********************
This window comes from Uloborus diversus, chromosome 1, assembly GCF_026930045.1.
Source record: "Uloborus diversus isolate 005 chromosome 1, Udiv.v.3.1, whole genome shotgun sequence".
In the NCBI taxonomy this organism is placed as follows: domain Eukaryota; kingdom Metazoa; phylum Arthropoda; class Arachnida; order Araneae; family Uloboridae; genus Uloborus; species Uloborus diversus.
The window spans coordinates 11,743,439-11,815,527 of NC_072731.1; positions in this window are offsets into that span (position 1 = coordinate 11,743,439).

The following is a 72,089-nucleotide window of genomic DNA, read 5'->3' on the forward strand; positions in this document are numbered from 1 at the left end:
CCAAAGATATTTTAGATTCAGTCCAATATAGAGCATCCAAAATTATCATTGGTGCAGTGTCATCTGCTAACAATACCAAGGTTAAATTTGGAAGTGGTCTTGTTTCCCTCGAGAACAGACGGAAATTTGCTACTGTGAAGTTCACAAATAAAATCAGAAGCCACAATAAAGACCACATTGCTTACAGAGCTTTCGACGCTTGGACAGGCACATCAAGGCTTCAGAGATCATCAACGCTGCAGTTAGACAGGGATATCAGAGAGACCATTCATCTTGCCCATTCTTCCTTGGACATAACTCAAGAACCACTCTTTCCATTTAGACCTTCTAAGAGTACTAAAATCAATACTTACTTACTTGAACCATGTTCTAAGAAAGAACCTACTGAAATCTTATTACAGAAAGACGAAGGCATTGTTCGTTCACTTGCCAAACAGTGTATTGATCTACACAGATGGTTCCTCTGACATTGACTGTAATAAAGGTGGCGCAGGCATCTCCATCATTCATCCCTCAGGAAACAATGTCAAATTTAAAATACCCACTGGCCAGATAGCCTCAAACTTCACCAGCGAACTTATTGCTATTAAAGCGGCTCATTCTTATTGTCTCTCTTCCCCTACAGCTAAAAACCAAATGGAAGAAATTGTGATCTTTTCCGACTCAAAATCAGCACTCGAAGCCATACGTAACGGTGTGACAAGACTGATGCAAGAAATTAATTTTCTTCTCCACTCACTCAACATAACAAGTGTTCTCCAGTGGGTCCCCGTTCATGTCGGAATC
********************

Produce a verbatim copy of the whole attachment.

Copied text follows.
This window comes from Uloborus diversus, chromosome 1, assembly GCF_026930045.1.
Source record: "Uloborus diversus isolate 005 chromosome 1, Udiv.v.3.1, whole genome shotgun sequence".
In the NCBI taxonomy this organism is placed as follows: domain Eukaryota; kingdom Metazoa; phylum Arthropoda; class Arachnida; order Araneae; family Uloboridae; genus Uloborus; species Uloborus diversus.
The window spans coordinates 11,743,439-11,815,527 of NC_072731.1; positions in this window are offsets into that span (position 1 = coordinate 11,743,439).

The following is a 72,089-nucleotide window of genomic DNA, read 5'->3' on the forward strand; positions in this document are numbered from 1 at the left end:
CCAAAGATATTTTAGATTCAGTCCAATATAGAGCATCCAAAATTATCATTGGTGCAGTGTCATCTGCTAACAATACCAAGGTTAAATTTGGAAGTGGTCTTGTTTCCCTCGAGAACAGACGGAAATTTGCTACTGTGAAGTTCACAAATAAAATCAGAAGCCACAATAAAGACCACATTGCTTACAGAGCTTTCGACGCTTGGACAGGCACATCAAGGCTTCAGAGATCATCAACGCTGCAGTTAGACAGGGATATCAGAGAGACCATTCATCTTGCCCATTCTTCCTTGGACATAACTCAAGAACCACTCTTTCCATTTAGACCTTCTAAGAGTACTAAAATCAATACTTACTTACTTGAACCATGTTCTAAGAAAGAACCTACTGAAATCTTATTACAGAAAGACGAAGGCATTGTTCGTTCACTTGCCAAACAGTGTATTGATCTACACAGATGGTTCCTCTGACATTGACTGTAATAAAGGTGGCGCAGGCATCTCCATCATTCATCCCTCAGGAAACAATGTCAAATTTAAAATACCCACTGGCCAGATAGCCTCAAACTTCACCAGCGAACTTATTGCTATTAAAGCGGCTCATTCTTATTGTCTCTCTTCCCCTACAGCTAAAAACCAAATGGAAGAAATTGTGATCTTTTCCGACTCAAAATCAGCACTCGAAGCCATACGTAACGGTGTGACAAGACTGATGCAAGAAATTAATTTTCTTCTCCACTCACTCAACATAACAAGTGTTCTCCAGTGGGTCCCCGTTCATGTCGGAATC